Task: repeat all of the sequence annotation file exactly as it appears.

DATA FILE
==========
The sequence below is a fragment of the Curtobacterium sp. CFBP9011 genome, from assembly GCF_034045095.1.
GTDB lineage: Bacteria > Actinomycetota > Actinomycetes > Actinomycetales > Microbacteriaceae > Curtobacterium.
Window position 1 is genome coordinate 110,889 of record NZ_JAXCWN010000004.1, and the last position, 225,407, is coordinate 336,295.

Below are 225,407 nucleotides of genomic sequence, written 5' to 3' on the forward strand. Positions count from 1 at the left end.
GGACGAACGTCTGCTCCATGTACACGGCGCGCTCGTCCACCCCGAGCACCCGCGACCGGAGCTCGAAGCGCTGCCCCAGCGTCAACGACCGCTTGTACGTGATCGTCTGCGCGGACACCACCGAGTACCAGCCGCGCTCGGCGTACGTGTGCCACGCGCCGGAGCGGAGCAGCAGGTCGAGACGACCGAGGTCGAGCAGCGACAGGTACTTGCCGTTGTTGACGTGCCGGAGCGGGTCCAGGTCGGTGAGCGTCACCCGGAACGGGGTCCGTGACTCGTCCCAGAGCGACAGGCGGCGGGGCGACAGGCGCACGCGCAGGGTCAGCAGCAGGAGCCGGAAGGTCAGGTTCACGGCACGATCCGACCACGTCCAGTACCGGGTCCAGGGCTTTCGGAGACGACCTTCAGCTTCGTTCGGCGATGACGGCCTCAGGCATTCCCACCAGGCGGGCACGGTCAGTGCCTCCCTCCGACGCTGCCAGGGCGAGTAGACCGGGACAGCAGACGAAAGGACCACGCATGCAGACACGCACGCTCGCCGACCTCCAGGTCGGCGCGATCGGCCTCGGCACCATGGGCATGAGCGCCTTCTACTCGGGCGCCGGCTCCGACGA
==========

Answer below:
The sequence below is a fragment of the Curtobacterium sp. CFBP9011 genome, from assembly GCF_034045095.1.
GTDB lineage: Bacteria > Actinomycetota > Actinomycetes > Actinomycetales > Microbacteriaceae > Curtobacterium.
Window position 1 is genome coordinate 110,889 of record NZ_JAXCWN010000004.1, and the last position, 225,407, is coordinate 336,295.

Below are 225,407 nucleotides of genomic sequence, written 5' to 3' on the forward strand. Positions count from 1 at the left end.
GGACGAACGTCTGCTCCATGTACACGGCGCGCTCGTCCACCCCGAGCACCCGCGACCGGAGCTCGAAGCGCTGCCCCAGCGTCAACGACCGCTTGTACGTGATCGTCTGCGCGGACACCACCGAGTACCAGCCGCGCTCGGCGTACGTGTGCCACGCGCCGGAGCGGAGCAGCAGGTCGAGACGACCGAGGTCGAGCAGCGACAGGTACTTGCCGTTGTTGACGTGCCGGAGCGGGTCCAGGTCGGTGAGCGTCACCCGGAACGGGGTCCGTGACTCGTCCCAGAGCGACAGGCGGCGGGGCGACAGGCGCACGCGCAGGGTCAGCAGCAGGAGCCGGAAGGTCAGGTTCACGGCACGATCCGACCACGTCCAGTACCGGGTCCAGGGCTTTCGGAGACGACCTTCAGCTTCGTTCGGCGATGACGGCCTCAGGCATTCCCACCAGGCGGGCACGGTCAGTGCCTCCCTCCGACGCTGCCAGGGCGAGTAGACCGGGACAGCAGACGAAAGGACCACGCATGCAGACACGCACGCTCGCCGACCTCCAGGTCGGCGCGATCGGCCTCGGCACCATGGGCATGAGCGCCTTCTACTCGGGCGCCGGCTCCGACGA